Wharton School of Business economist Jeremy Siegel says that Bill Gross, Pimco’s co-chief investment officer, is dead wrong about stocks being dead.
Gross wrote in his monthly investment outlook on his firm’s website, “The cult of equity is dying. Like a once bright green aspen turning to subtle shades of yellow then red in the Colorado fall, investors’ impressions of ‘stocks for the long run’ or any run have mellowed as well.”
He added that the so-called Siegel Constant, which states inflation-adjusted returns from equities to be 6.6 percent per year since 1912, is a “historical freak, a mutation likely never to be seen again as far as we mortals are concerned.” In a diversified portfolio, a presumed 2 percent return for bonds and a presumed 4 percent nominal return for equities would produce a nominal return of 3 percent and an inflation-adjusted return near 0 percent, Gross stated.
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“I will grant that the last 10 to 12 years have been poor years,” Siegel told CNBC. “We started from the most overvalued market that we had in the last century and we’ve gone to not the most undervalued one, but a market is valued lower than the long-run average.”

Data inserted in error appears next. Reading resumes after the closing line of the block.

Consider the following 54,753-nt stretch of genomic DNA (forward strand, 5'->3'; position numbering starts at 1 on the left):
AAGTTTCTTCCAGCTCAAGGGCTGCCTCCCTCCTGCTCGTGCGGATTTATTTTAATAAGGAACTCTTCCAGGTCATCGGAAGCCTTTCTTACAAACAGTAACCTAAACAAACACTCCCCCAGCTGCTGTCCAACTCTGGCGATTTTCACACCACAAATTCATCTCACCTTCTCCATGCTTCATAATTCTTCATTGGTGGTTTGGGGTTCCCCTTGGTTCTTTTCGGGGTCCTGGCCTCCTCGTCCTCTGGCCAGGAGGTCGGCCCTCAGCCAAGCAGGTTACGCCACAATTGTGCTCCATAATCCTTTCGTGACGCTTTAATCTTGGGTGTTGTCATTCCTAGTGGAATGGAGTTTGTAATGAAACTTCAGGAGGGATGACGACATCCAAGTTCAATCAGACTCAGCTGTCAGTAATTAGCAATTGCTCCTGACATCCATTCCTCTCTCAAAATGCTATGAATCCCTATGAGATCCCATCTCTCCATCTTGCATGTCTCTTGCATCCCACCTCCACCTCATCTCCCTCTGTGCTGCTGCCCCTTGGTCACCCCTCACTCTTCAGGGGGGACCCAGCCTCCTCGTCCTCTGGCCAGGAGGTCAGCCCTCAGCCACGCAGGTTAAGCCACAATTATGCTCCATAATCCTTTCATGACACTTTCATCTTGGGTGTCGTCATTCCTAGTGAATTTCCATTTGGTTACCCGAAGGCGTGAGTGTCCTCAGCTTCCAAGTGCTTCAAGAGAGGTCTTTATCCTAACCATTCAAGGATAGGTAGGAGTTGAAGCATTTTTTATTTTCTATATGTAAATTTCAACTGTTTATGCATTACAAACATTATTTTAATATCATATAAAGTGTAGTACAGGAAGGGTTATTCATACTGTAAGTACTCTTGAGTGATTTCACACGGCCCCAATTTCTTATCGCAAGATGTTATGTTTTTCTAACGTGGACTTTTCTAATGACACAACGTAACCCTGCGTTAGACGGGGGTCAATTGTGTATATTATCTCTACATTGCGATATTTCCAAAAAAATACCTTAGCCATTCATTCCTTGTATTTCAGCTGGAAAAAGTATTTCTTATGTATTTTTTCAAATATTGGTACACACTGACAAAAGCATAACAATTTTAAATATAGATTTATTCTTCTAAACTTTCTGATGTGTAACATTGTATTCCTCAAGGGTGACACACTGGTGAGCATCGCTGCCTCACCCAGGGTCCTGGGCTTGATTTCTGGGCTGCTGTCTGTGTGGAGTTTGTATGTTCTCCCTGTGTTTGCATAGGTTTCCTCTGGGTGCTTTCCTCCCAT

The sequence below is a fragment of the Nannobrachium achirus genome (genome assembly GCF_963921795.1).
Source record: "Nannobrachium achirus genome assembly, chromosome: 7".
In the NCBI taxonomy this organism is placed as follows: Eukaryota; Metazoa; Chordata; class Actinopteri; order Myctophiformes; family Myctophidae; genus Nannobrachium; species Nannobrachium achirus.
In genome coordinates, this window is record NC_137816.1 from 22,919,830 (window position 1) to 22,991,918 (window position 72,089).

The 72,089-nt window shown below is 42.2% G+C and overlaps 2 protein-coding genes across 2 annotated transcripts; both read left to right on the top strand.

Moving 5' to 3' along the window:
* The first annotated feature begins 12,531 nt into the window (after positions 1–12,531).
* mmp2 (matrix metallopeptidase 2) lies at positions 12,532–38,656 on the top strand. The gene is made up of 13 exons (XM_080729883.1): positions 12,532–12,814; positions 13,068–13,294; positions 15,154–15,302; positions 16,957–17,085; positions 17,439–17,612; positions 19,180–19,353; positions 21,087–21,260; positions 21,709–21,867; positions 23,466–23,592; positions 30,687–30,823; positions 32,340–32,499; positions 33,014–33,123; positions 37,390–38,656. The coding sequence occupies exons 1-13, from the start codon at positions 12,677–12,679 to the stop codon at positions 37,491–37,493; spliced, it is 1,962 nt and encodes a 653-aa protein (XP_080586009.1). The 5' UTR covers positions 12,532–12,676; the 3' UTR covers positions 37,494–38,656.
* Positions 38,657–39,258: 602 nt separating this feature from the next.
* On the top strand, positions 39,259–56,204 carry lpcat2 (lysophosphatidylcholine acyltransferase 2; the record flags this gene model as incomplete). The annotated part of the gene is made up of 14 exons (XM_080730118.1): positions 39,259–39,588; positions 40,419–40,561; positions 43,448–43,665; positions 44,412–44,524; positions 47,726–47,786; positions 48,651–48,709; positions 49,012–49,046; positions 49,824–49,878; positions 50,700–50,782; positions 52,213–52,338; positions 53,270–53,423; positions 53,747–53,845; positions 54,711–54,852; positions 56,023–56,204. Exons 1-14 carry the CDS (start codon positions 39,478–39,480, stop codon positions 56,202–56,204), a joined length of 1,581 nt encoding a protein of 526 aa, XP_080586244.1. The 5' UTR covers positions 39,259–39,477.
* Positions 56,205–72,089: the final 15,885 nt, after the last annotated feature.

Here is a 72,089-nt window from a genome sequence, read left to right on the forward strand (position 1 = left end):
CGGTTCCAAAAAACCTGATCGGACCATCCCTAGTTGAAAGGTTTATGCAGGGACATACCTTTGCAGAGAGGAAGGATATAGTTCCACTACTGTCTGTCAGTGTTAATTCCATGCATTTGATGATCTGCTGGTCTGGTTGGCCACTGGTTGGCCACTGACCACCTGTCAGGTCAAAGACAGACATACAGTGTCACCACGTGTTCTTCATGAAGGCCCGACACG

Gross criticized Siegel’s opinion that stocks have averaged a 6.6 percent annual gain during the past century, calling it little more than a “Ponzi scheme” and saying that stock markets can’t outpace economic growth.
Siegel insists that investors “definitely can have a return greater than gross domestic product growth, there is nothing un-economic about it.”
In answering Gross’s argument that such returns are “skimming off the top” of actual economic activity, Siegel said, “Capital has to give you a return above growth. Even in a no-growth economy you’re going to get some growth on capital.
“So it’s not an anomaly, it’s not inconsistent to get that phenomenon.”
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